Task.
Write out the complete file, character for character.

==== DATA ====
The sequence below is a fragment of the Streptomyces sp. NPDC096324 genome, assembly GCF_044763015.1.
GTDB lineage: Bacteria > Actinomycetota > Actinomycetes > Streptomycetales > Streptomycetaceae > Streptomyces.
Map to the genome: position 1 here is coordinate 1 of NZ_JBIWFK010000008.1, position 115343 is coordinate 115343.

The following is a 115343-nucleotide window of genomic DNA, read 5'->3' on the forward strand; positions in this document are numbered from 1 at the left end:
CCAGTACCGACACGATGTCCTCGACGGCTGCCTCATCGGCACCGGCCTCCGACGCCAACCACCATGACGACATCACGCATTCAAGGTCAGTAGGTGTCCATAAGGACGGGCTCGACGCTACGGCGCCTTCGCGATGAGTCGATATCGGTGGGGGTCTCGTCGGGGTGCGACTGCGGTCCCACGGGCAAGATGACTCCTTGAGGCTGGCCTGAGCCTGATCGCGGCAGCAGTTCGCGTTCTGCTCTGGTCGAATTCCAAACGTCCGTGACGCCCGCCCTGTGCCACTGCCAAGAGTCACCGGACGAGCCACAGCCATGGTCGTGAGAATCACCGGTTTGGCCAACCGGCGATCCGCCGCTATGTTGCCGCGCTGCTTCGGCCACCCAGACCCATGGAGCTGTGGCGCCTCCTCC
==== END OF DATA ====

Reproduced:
The sequence below is a fragment of the Streptomyces sp. NPDC096324 genome, assembly GCF_044763015.1.
GTDB lineage: Bacteria > Actinomycetota > Actinomycetes > Streptomycetales > Streptomycetaceae > Streptomyces.
Map to the genome: position 1 here is coordinate 1 of NZ_JBIWFK010000008.1, position 115343 is coordinate 115343.

The following is a 115343-nucleotide window of genomic DNA, read 5'->3' on the forward strand; positions in this document are numbered from 1 at the left end:
CCAGTACCGACACGATGTCCTCGACGGCTGCCTCATCGGCACCGGCCTCCGACGCCAACCACCATGACGACATCACGCATTCAAGGTCAGTAGGTGTCCATAAGGACGGGCTCGACGCTACGGCGCCTTCGCGATGAGTCGATATCGGTGGGGGTCTCGTCGGGGTGCGACTGCGGTCCCACGGGCAAGATGACTCCTTGAGGCTGGCCTGAGCCTGATCGCGGCAGCAGTTCGCGTTCTGCTCTGGTCGAATTCCAAACGTCCGTGACGCCCGCCCTGTGCCACTGCCAAGAGTCACCGGACGAGCCACAGCCATGGTCGTGAGAATCACCGGTTTGGCCAACCGGCGATCCGCCGCTATGTTGCCGCGCTGCTTCGGCCACCCAGACCCATGGAGCTGTGGCGCCTCCTCC